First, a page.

temples, a Hong Kong-based rights centre reported on Saturday. A total of
10 churches and 392 temples have been shut down, and in some caes
demolished, over the past two months in Deqing county, Zhejiang province,
the Information Centre for Human Rights and Democracy said in a statement.
[USA] Debating execution of youth
As Lee Boyd Malvo's capital murder trial approaches, the debate is being
renewed between opponents of executing criminals who were younger than 18
when they killed and advocates for allowing the death penalty for juvenile
killers. [...] Legal specialists doubt Malvo's case will have an effect on
the future of the death penalty for juvenile offenders, although they expect
advocates and opponents to add it to their arsenals of arguments. Victor L.
Streib, a law professor at Ohio Northern University who studies the death
penalty, said the execution of juvenile killers is heading for oblivion
despite the sniper case -- either state by state or by the Supreme Court
halting the practice. [...] Four months after barring states from executing
mentally retarded killers, the Supreme Court, in a majority vote, declined
to decide whether juvenile killers should be executed.
NOTE: Since 1990 Amnesty International has documented executions of juvenile
offenders in six countries: Iran, Nigeria, Pakistan, Saudi Arabia, the
United States of America (USA) and Yemen. The country which has carried out
the greatest number of known executions is the
[Abraham Kennard] John Rubio sentenced to death
A man who confessed to suffocating, stabbing and beheading his common-law
wife's three young children was sentenced to death Friday after telling a
judge he wanted to be executed. Jurors sentenced John Allen Rubio to death
by injection a day after convicting him of three counts of capital murder,
one for each of the children he admitted killing on March 11. Rubio, 23,
and his common-law wife, Angela Camacho, told police they killed 3-year-old
Julissa Quezada, 1-year-old John Esthefan Rubio and 2-month-old Mary Jane
Rubio because they thought the children were possessed and they didn't want
them to grow up evil.
[Labyrinths] Lunch with "Left Behind" author
More than 55 million copies of the ''Left Behind'' series have been sold so
far, but Jenkins' name recognition doesn't come anywhere close to John
Grisham's or Stephen King's. That's due in part to the credit he shares with
LaHaye, who was already well-known in Christian circles as an evangelist and
co-founder of the Moral Majority. But it also, unquestionably, has something
to do with the fact that the books' content just really creeps out a lot of
[Shadowmancer] Author vicar gives up job after heart scare
A country vicar who became an overnight literary celebrity after his first
novel was hailed as a rival to Harry Potter is giving up his parish after a
heart scare. The Rev Graham Taylor denied yesterday he was leaving his 70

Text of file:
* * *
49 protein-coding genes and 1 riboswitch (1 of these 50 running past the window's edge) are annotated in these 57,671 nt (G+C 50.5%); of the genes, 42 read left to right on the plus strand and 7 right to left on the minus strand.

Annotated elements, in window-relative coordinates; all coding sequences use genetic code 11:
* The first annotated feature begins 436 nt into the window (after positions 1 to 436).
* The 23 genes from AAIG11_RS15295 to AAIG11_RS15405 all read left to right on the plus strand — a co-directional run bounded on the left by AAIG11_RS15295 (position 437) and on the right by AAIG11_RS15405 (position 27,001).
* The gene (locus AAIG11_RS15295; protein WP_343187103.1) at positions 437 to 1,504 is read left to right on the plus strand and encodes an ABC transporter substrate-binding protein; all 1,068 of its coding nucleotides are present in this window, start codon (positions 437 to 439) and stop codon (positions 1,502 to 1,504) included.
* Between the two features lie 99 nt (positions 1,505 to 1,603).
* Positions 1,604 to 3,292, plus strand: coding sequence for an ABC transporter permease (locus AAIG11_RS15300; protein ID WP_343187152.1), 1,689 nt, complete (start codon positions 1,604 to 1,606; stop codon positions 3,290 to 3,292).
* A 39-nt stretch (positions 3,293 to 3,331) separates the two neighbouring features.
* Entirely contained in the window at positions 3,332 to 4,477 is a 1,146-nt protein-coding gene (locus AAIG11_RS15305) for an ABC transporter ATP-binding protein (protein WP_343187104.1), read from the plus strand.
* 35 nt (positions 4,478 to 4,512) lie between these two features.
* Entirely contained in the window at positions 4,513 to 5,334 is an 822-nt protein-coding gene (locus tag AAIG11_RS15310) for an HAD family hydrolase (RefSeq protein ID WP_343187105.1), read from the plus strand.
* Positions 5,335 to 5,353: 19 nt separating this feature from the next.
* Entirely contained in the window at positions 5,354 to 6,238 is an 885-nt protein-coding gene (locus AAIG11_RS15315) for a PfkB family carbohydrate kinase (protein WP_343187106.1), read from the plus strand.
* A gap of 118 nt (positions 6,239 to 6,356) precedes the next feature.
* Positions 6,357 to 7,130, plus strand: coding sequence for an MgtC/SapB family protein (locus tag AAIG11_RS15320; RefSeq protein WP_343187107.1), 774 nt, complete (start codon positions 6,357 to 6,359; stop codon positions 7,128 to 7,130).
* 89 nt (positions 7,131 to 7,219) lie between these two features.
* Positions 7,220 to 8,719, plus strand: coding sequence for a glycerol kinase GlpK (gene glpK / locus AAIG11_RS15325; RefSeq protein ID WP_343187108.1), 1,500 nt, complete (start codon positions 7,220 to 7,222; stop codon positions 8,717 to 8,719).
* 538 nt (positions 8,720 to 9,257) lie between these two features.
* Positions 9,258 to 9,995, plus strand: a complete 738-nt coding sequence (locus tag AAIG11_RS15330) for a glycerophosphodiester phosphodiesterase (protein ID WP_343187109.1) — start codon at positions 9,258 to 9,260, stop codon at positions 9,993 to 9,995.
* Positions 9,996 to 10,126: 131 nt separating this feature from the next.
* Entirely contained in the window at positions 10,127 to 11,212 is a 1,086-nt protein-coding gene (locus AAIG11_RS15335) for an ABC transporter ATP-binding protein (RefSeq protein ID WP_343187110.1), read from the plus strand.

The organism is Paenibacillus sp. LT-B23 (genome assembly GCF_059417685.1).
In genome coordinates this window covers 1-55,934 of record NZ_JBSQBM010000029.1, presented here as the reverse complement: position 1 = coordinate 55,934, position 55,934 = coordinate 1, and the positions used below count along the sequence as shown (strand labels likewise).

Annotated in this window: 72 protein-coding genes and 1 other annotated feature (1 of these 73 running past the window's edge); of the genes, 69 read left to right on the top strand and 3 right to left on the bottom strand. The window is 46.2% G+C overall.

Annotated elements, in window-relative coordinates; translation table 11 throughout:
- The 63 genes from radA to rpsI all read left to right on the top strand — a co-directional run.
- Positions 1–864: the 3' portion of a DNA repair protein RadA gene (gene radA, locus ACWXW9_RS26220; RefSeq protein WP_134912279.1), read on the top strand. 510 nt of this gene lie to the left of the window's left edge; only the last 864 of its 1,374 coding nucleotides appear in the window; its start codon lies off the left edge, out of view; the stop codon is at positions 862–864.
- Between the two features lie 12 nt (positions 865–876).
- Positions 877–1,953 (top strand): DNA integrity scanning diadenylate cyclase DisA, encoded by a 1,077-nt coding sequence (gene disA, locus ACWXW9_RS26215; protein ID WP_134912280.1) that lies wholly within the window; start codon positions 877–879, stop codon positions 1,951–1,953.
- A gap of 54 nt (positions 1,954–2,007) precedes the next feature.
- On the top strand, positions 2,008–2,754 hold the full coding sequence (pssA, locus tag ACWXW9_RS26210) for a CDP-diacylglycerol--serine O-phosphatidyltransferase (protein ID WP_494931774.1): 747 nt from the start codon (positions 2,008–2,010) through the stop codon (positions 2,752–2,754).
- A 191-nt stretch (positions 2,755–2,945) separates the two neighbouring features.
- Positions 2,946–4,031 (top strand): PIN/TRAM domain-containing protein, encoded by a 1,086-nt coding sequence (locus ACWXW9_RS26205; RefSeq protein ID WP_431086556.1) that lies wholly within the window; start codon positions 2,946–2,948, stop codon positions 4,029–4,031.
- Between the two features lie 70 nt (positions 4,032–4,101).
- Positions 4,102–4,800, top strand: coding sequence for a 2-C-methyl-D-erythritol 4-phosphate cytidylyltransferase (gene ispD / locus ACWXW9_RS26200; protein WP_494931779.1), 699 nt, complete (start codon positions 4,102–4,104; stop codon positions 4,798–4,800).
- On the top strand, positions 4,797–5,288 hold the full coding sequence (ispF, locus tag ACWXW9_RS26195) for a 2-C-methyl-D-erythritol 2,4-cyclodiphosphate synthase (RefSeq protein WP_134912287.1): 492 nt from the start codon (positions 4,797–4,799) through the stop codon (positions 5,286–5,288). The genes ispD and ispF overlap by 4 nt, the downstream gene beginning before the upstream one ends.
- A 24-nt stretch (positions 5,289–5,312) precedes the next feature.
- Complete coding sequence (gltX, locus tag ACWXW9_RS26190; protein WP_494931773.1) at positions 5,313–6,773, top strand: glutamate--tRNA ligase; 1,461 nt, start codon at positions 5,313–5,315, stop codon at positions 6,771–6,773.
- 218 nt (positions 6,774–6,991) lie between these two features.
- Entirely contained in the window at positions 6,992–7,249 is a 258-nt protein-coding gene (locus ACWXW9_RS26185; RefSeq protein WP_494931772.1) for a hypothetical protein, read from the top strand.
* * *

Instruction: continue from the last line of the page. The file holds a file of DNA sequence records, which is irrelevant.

hours-a-week post as a clergyman for a more lucrative lifestyle as an
author. He gained recognition when his Gothic tale Shadowmancer was
published by Fabers on the same day as JK Rowling's Harry Potter and the
Order of the Phoenix. It has since sold 250,000 copies, features in the
national top 10 children's books in Britain and will be launched on the
American market in the spring as part of a $500,000 publishing deal.
[Harry Potter] A Wave of Harry's Wand Stirs Backlash
The Harry Potter series may be an unprecedented publishing phenomenon, but
its magic doesn't work for everyone. Ever since the saga first hit the
stores with Bloomsbury's publication of Harry Potter and the Philosopher's
Stone in 1997, J.K. Rowling's readership has grown and grown. But along with
it, the anti-Potter movement has grown with it.
[Religion Trends] Fiery Pentecostal spirit spreads into mainstream
Just a few decades ago, many mainstream Christians would have called it
hysterics. They had a name for Pentecostals: "holy rollers." They were
considered poor, uneducated. Backwoods folks. Many people still have doubts
about them. [...] Yet Pentecostalism has bulled its way into the mainstream
that once rejected it, asserted itself in Catholic, Baptist, Lutheran,
Episcopal and Methodist churches from Los Angeles to Tampa, and into Latin
America, Canada, Africa, Europe and Asia. More than 500-million Christians
practice Pentecostalism worldwide. It is thought to be the world's
fastest-growing Christian movement. Not quite a century old, Pentecostals
outnumber Buddhists and Jews.
[Lee Malvo] Young U.S. Sniper Suspect Set for Trial on Monday
Much of the evidence at Muhammad's trial has suggested that Malvo was part
of a two-person sniper team, but Steven Hassan, a former member of the
Unification Church of Sun Myung Moon and now an expert on mind control, said
Muhammad may have been able to control Malvo and make him commit crimes.
"Mind control is a dissociative disorder where a person's real identity is
suppressed under a cult identity," Hassan said by telephone. While noting
that he had no specific details on Malvo's case, Hassan said, "If there's no
contact with outside sources of influence and if the person's cult identity
is made to be completely obedient, like a soldier in a war is to his
officer, I would say Malvo had no access to his real identity and therefore
no personal will that could contradict his orders."
[Mormon Church] ACLU asks for injunction against plaza restrictions
The American Civil Liberties Union has asked a judge for a temporary
injunction preventing the LDS church from regulating behavior on a downtown
block until a lawsuit is decided. The restrictions followed a deal with the
city that gave The Church of Jesus Christ of Latter-day Saints control of
the landscaped plaza in exchange for two acres of church-ownedland and
$388,000 in church funds. The ACLU contends in its lawsuit that the deal
unconstitutionally restricted free speech rights and effectively endorsed
the church, a violation of the First Amendment.